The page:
Public Comment on Family Separation
January 25, 2022
The Honorable Alejandro Mayorkas
Secretary of Homeland Security
Washington, DC 20528
Dear Secretary Mayorkas,
On behalf of The Leadership Conference on Civil and Human Rights, a coalition charged by its diverse membership of more than 230 national organizations to promote and protect the rights of all persons in the United States, we offer this comment for your review and consideration concerning Docket Number DHS-2021-0051, titled “Identifying Recommendations To Support the Work of the Interagency Task Force on the Reunification of Families.”
The intense trauma of family separation lingers to this day for those affected, both children and adults. In 2018, The Leadership Conference and its coalition members sent multiple letters to the Trump administration and the 116th Congress expressing our profound and shared concern over the Trump administration’s “Zero Tolerance” family separation policy that separated more than 5,400 immigrant children from their family members while in effect.1 We understand that the heinous trauma of family separation is both acute and chronic for those who experience it, including all those separated under the Trump administration and those administrations preceding and following it. Families separated under the Zero Tolerance policy continue to grapple with their trauma today.2 The American Academy of Pediatrics (AAP) noted in 2018 that “highly stressful experiences, like family separation, can cause irreparable harm, disrupting a child’s brain architecture and affecting his or her short- and long-term health. This type of prolonged exposure to serious stress – known as toxic stress – can carry lifelong consequences for children.”3 The Leadership Conference echoes the AAP’s sentiments that “… children do not immigrate, they flee. Parents will continue to flee violence to protect their children and themselves and seek safe haven in our country.”4 These statements ring truer today than ever before. The federal government must never again inflict this type of trauma on immigrant families and children seeking shelter and safety. Doing so will continue to betray our country’s domestic and international obligations to protect human rights and the right to seek asylum.
Expanded family detention is not a viable alternative to family separation. Furthermore, The Leadership Conference does not consider expanding family detention to be a viable alternative to family separation. As The Leadership Conference noted in 2018, “Instilling fear in immigrant communities and locking up children does not make us safer or stronger. Keeping innocent children jailed in terrible conditions for even longer periods is a direct affront to our nation’s core values and we demand that this administration end these callous and cruel policies immediately. There are proven, humane, and inexpensive alternatives to detention that the administration could use[.]”5 The federal government must move away from expanding detention capacity and towards alternatives to detention that do not threaten the safety and privacy of immigrants and our communities. As recently as August 2021, Secretary Mayorkas promised separated parents that efforts are “underway to ensure that family separations never occur again.”6 We are confident the Biden-Harris administration can and must accomplish this momentous task in a way that is just and prioritizes the human rights of all.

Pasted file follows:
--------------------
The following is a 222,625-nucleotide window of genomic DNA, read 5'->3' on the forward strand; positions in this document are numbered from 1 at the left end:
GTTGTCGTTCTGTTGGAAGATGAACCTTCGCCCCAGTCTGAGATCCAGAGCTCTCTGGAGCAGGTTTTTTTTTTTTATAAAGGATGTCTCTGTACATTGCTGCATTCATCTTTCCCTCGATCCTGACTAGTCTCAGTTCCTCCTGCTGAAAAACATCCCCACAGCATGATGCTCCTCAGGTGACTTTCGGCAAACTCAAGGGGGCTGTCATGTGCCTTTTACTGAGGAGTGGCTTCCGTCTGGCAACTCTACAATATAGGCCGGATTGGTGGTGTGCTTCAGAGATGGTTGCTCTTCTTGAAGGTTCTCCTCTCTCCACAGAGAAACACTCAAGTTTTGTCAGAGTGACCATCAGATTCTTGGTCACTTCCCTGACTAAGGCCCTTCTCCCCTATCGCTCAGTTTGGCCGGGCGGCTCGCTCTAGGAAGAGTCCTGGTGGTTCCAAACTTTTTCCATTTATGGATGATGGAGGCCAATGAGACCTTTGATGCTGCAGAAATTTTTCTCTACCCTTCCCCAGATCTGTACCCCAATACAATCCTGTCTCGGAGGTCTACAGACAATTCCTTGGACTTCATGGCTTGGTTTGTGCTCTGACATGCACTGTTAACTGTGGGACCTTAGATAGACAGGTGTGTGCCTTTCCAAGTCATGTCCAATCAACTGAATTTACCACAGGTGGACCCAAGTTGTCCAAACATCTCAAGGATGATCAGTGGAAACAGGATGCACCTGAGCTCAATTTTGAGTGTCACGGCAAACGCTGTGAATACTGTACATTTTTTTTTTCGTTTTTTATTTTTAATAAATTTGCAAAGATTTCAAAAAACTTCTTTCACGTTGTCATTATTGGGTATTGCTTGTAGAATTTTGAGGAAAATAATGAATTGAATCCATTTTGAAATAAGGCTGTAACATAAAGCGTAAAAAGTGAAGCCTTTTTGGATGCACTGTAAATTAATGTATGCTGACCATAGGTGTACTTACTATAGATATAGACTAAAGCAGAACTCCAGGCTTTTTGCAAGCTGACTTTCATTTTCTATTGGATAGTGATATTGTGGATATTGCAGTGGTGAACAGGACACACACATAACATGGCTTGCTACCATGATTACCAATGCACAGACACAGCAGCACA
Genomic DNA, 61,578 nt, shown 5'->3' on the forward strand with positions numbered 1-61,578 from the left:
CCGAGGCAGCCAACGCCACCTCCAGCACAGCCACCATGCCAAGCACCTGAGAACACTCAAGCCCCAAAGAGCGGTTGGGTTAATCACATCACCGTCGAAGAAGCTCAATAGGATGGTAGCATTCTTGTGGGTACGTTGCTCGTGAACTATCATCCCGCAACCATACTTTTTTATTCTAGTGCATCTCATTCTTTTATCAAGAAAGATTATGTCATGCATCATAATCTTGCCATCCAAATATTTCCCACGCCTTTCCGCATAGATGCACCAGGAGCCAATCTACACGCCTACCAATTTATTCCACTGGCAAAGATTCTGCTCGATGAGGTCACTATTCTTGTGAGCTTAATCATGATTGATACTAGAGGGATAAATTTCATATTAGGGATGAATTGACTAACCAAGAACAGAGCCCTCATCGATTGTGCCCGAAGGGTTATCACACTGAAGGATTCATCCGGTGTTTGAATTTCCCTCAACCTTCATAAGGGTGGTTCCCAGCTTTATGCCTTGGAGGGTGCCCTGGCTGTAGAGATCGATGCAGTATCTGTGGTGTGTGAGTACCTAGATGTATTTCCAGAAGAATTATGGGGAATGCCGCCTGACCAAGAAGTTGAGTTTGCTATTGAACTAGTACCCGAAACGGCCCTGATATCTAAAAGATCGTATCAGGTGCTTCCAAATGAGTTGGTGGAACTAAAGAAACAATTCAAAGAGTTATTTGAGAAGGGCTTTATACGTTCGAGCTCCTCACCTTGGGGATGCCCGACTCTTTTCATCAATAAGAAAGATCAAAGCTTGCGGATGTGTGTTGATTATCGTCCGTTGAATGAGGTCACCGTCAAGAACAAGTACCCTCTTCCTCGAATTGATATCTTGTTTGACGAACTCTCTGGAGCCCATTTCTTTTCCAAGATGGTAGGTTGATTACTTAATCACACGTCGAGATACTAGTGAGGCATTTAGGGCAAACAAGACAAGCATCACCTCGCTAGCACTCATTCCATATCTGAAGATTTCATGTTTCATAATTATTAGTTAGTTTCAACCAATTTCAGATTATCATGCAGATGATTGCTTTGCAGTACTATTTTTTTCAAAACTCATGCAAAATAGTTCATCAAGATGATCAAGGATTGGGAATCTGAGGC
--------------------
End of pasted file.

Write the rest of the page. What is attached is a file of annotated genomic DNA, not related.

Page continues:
The federal government must reunite all remaining separated families, provide long-term mental health care and other medical services to reunited families, and materially repair the harm done to families by ceasing to defend the Zero Tolerance policy in pending lawsuits. The Biden-Harris administration must right the wrongs of its predecessor administrations, including doing the difficult work of reuniting all remaining separated families. The Biden-Harris administration must also depart from the practices of past administrations by affirmatively offering free, long-term mental health and other medical services to reunited families as they navigate our immigration system and become members of our society. Furthermore, this administration must correct course, after exiting settlement negotiations with separated families in December 2021 and now, actively defending the Zero Tolerance policy in federal court.7 Such actions contradict President Biden’s statement in November 2021 that separated families “deserve some kind of compensation, no matter what the circumstances.”8 Instead of participating in protracted, expensive, and potentially re-traumatizing litigation for the separated families, the administration should publicly decry the Zero Tolerance policy, cease defending said policy in court, compensate families justly, and continue the work of repairing the egregious trauma endured by those harmed.
We encourage the Biden-Harris administration and the Department of Homeland Security to prioritize humane, expert-informed solutions that will permanently end family separation and family detention within our nation’s immigration policies. The United States must live up to its ideals by welcoming all asylum seekers and other immigrants—especially families—with dignity, humanity, care, and compassion. Family separation and detention have no place in such an approach. Should you require further information or have any questions regarding this comment, please contact Breanne Palmer, Immigration Policy Counsel, at [email protected].
Wade J. Henderson Jesselyn McCurdy
Interim President and CEO Executive Vice President for Government Affairs